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Water-Related News

Round Lake Park, Reiter Park projects to receive Land and Water Conservation Fund money

DEP Implements Nine Land and Water Conservation Fund Contracts

TALLAHASSEE – The Florida Department of Environmental Protection has implemented nine Land and Water Conservation Fund contracts, totaling $1.8 million in federal funding to improve recreational opportunities in five counties.

The department’s Land and Recreation Grants Section administers the Land and Water Conservation Fund on behalf of the U.S. Department of the Interior’s National Park Service. DEP solicits requests for proposals, evaluates the submissions and then ranks them. Eligible participants include all local governmental entities with the legal responsibility for providing outdoor recreational sites and facilities for the public’s use and benefit.

“Grants provided by the Land and Water Conservation Fund allow local governments to expand recreational opportunities available to their communities,” said Bryan Bradner, acting director of DEP’s Office of Operations. “These nine projects will play an important role in improving recreation and ensuring residents have access to public spaces.”

Contracted projects include:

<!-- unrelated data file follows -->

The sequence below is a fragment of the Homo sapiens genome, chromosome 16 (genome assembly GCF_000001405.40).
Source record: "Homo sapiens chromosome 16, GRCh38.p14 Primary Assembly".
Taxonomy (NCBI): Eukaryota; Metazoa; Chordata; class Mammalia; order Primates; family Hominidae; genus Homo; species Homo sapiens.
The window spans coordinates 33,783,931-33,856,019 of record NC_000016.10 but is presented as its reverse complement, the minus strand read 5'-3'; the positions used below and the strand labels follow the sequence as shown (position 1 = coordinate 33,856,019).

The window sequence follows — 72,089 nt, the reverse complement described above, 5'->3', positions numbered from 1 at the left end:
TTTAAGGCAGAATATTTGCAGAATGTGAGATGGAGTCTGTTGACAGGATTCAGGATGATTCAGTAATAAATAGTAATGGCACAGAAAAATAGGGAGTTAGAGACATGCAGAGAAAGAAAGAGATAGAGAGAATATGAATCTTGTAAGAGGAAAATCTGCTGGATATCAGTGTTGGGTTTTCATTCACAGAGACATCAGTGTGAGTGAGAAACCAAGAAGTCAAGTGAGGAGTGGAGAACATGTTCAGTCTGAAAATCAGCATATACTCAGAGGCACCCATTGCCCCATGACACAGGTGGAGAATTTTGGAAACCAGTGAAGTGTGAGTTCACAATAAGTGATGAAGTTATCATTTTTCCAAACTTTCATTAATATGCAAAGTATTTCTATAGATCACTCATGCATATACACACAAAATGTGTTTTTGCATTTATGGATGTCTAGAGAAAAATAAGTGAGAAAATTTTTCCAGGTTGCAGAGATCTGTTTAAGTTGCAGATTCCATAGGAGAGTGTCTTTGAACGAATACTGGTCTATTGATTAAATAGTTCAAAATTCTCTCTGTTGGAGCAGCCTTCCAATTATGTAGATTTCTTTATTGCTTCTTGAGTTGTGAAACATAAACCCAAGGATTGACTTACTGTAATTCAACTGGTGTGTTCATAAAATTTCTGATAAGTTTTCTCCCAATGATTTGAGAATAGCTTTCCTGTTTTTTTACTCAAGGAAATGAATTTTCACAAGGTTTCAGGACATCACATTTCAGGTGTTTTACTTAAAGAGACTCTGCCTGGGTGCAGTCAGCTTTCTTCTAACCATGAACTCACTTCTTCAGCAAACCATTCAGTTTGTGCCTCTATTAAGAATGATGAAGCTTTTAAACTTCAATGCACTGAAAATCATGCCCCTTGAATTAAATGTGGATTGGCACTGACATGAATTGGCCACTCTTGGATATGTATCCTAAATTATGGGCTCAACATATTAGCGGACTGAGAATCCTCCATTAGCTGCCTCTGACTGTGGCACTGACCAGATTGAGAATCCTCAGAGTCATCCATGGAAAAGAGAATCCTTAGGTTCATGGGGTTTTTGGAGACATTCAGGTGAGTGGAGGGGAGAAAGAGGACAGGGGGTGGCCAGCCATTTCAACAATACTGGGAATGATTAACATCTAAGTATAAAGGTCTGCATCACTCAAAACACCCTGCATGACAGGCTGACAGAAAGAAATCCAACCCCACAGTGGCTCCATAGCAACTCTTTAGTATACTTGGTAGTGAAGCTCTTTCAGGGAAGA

• City of Clearwater, Moccasin Lake Nature Park, Pinellas, $200,000
  • Martin County, Phipps Park, Martin, $200,000
  • Palm Beach County, Cypress Creek Natural Area Trails, Palm Beach, $200,000
  • City of Oviedo, Round Lake Park, Seminole, $200,000
  • Indian Trail Improvement District, Acreage Community Park, Palm Beach, $200,000
  • City of Longwood, Reiter Park, Seminole, $200,000
  • Village of Royal Palm Beach, Village Commons, Palm Beach, $200,000
  • City of Homestead, Mayor Roscoe Warren Park, Miami-Dade, $200,000
  • City of Miami Beach, Par 3 Project, Miami-Dade, $200,000

The Land and Water Conservation Fund, offered through the U.S. Department of the Interior’s National Park Service, is a federal competitive grant program that provides matching funds to help local communities protect parks and develop recreational resources. The matching ratio is one applicant dollar to one federal dollar for all grant awards. The fund has benefited nearly every county in the United States.